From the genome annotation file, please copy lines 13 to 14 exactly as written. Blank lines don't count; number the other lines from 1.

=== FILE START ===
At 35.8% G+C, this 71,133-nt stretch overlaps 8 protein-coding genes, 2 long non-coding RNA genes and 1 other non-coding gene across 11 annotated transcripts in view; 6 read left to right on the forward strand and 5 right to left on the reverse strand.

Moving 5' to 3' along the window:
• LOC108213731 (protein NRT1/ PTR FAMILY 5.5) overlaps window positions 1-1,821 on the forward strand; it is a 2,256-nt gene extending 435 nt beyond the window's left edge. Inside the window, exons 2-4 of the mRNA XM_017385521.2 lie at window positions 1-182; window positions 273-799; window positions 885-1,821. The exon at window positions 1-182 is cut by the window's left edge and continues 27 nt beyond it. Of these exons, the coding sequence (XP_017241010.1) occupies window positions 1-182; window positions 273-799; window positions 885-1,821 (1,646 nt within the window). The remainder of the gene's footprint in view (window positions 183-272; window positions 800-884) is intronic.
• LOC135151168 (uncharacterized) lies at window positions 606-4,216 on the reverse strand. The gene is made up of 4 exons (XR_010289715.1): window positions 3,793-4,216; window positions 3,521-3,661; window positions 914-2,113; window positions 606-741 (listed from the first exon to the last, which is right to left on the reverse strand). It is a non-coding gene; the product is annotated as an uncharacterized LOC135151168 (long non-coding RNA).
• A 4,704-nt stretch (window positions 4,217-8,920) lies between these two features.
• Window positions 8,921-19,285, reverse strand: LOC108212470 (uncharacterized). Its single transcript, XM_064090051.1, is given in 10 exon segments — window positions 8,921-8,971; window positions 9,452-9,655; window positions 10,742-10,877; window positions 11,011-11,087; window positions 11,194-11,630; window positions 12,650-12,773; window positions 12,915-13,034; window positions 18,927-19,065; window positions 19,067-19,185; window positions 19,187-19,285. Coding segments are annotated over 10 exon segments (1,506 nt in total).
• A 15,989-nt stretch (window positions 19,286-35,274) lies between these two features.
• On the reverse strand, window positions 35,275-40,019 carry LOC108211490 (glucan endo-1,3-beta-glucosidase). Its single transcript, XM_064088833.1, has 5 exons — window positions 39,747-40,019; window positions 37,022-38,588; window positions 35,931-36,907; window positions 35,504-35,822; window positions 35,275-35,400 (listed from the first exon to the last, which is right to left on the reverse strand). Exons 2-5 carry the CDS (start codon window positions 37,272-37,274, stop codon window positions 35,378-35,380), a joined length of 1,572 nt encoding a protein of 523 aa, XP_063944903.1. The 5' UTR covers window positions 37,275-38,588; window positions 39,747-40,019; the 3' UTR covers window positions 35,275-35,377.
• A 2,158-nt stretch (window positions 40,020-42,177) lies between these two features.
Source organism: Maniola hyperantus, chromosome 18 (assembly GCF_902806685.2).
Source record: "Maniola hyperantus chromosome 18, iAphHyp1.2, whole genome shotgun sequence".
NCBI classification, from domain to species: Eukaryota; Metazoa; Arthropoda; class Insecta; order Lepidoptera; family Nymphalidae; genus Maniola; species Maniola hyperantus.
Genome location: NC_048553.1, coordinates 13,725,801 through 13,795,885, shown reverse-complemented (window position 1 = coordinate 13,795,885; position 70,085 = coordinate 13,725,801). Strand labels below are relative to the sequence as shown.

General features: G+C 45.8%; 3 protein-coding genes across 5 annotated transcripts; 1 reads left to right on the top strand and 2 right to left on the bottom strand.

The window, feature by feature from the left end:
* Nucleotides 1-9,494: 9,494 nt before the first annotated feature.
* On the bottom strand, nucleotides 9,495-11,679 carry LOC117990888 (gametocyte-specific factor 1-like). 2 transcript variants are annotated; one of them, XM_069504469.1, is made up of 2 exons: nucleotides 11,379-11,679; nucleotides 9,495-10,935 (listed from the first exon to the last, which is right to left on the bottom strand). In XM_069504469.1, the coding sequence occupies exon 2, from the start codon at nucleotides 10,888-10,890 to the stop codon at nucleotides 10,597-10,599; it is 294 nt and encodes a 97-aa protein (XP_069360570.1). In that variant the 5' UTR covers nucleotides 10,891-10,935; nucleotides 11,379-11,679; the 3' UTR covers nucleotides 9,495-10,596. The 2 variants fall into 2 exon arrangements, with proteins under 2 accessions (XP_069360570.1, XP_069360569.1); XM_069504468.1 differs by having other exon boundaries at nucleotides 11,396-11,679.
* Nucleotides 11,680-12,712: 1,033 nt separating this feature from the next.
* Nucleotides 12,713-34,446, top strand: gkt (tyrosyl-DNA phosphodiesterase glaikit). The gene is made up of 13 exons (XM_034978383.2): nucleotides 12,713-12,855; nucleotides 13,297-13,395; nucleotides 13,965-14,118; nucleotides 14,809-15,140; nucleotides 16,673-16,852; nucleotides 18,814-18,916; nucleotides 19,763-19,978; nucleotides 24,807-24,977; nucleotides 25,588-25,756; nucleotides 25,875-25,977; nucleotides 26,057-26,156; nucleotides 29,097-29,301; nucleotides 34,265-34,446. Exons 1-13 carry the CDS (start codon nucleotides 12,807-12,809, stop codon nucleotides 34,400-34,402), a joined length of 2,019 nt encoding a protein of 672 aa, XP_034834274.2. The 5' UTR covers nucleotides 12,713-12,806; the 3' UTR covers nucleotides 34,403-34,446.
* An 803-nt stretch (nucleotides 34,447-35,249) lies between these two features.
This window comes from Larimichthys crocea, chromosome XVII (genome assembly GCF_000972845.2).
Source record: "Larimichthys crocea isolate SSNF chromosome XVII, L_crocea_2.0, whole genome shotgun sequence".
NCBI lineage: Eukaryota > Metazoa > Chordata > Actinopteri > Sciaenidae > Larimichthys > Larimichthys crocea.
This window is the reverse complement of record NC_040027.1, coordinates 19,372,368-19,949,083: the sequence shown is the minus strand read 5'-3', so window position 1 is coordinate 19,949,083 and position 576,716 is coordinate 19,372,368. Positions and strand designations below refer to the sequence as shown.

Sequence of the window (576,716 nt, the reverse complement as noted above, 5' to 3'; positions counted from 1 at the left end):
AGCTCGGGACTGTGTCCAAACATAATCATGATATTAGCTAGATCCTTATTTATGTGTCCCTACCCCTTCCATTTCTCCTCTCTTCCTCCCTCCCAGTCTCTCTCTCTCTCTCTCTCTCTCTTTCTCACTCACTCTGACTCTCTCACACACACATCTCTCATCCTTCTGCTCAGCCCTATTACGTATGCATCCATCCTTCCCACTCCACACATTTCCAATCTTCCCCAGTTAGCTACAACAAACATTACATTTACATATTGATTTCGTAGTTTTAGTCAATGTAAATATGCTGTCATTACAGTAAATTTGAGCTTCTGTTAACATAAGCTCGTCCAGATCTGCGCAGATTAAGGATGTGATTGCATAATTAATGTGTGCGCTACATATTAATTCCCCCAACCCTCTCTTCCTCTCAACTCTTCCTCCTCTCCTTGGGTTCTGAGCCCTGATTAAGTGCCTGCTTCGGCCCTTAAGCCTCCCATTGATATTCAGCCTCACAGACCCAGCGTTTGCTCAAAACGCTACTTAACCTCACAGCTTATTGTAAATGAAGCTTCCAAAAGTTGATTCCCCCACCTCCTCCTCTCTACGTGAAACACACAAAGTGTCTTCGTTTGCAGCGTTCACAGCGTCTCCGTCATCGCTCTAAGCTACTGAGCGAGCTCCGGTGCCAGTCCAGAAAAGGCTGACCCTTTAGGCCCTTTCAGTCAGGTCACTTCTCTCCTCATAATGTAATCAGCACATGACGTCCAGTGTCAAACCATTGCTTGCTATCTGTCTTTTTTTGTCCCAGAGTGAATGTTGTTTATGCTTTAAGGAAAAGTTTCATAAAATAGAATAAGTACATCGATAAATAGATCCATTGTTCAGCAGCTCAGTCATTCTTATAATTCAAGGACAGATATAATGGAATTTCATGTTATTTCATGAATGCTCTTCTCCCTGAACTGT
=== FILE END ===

Genome location: NC_048553.1, coordinates 13,725,801 through 13,795,885, shown reverse-complemented (window position 1 = coordinate 13,795,885; position 70,085 = coordinate 13,725,801). Strand labels below are relative to the sequence as shown.

General features: G+C 45.8%; 3 protein-coding genes across 5 annotated transcripts; 1 reads left to right on the top strand and 2 right to left on the bottom strand.